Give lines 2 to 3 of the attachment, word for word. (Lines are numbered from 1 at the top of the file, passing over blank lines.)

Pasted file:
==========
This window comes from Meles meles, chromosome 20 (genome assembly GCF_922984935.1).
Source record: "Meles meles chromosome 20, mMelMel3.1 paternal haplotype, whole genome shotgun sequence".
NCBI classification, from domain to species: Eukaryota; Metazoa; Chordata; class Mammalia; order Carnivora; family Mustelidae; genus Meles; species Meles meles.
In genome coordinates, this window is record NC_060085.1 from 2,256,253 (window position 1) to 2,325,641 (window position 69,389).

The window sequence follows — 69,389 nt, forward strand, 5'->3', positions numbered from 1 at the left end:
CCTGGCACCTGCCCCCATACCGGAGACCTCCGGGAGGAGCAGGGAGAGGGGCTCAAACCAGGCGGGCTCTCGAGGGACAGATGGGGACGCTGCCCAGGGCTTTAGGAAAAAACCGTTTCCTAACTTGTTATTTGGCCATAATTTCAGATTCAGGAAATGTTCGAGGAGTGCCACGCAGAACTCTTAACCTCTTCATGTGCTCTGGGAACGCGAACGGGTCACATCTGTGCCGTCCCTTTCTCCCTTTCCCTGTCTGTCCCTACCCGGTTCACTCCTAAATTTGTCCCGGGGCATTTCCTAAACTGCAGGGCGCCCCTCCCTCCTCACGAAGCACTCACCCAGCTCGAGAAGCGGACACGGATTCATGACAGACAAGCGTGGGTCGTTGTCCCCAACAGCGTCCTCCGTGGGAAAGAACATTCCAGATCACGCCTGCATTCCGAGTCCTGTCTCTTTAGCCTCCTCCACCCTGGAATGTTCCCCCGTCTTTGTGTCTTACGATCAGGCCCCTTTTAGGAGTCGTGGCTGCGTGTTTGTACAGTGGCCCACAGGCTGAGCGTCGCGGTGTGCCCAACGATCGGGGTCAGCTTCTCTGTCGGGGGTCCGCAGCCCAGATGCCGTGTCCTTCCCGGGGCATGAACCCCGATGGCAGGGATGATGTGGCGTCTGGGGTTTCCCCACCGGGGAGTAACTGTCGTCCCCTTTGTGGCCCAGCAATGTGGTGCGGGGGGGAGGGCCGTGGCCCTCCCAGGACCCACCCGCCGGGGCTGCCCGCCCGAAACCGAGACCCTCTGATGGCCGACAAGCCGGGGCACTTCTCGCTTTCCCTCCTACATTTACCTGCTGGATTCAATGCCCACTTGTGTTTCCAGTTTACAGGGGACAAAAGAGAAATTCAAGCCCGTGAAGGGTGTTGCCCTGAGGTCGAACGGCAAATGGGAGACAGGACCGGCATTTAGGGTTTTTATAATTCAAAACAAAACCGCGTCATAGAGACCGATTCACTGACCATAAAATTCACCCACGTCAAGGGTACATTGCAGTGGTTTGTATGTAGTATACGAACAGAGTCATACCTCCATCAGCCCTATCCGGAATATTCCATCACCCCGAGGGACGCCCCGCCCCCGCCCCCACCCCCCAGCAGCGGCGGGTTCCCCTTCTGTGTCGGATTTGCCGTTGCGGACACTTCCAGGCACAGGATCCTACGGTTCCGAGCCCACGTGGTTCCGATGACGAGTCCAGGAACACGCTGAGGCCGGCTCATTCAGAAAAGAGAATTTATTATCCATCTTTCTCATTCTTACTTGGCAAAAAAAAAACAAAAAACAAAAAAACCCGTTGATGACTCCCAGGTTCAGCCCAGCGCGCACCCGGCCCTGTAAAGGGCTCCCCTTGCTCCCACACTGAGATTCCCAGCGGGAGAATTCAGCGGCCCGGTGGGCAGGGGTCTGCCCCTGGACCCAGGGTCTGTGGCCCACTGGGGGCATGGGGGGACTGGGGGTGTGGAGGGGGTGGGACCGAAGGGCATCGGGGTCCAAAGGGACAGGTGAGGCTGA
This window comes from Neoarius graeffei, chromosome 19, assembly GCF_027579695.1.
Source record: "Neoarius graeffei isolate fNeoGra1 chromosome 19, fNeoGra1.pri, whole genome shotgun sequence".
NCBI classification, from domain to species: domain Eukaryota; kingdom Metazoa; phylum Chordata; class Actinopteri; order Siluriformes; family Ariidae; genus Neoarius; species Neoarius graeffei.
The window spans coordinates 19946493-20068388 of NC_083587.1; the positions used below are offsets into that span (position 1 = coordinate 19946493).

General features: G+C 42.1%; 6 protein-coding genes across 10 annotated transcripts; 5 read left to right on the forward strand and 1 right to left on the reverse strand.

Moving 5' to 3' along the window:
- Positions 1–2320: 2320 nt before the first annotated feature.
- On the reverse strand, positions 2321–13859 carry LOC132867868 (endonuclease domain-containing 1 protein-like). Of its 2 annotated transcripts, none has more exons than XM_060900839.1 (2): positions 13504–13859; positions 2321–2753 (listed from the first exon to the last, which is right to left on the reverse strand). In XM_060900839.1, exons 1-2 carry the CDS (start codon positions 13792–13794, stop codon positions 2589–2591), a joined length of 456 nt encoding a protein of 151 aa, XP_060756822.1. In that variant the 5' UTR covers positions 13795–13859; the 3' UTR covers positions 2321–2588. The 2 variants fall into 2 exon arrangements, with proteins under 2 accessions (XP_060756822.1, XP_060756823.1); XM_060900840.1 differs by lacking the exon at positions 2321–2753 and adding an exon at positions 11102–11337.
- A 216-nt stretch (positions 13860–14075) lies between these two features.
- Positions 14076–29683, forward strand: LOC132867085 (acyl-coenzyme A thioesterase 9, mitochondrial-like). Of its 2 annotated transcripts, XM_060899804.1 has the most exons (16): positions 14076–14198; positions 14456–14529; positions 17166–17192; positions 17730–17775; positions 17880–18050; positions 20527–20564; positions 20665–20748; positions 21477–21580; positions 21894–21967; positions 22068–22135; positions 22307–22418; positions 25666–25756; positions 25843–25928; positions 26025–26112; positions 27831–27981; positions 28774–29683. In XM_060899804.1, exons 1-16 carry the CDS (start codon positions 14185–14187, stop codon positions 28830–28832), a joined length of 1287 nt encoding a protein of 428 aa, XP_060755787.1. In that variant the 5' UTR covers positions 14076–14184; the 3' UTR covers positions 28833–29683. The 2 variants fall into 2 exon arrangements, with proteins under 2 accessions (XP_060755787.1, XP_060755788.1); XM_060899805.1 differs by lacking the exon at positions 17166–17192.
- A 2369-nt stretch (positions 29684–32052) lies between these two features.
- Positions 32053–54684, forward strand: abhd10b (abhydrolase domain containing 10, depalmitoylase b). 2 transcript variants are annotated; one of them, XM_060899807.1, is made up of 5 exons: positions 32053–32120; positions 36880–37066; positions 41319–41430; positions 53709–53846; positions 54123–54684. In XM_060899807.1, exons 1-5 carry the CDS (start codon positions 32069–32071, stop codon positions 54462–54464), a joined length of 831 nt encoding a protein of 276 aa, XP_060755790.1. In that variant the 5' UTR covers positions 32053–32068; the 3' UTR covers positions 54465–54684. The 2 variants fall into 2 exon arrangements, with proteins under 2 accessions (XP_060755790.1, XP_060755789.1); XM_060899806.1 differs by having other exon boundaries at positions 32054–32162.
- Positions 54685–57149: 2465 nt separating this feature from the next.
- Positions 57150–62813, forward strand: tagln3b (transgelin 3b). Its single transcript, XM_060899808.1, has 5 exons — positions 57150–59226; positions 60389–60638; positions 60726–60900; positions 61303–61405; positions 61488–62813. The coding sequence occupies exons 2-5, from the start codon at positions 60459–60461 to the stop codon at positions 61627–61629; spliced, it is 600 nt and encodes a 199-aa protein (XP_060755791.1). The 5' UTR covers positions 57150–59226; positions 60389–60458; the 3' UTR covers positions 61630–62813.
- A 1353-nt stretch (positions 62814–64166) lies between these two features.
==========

Source record: "Meles meles chromosome 20, mMelMel3.1 paternal haplotype, whole genome shotgun sequence".
NCBI classification, from domain to species: Eukaryota; Metazoa; Chordata; class Mammalia; order Carnivora; family Mustelidae; genus Meles; species Meles meles.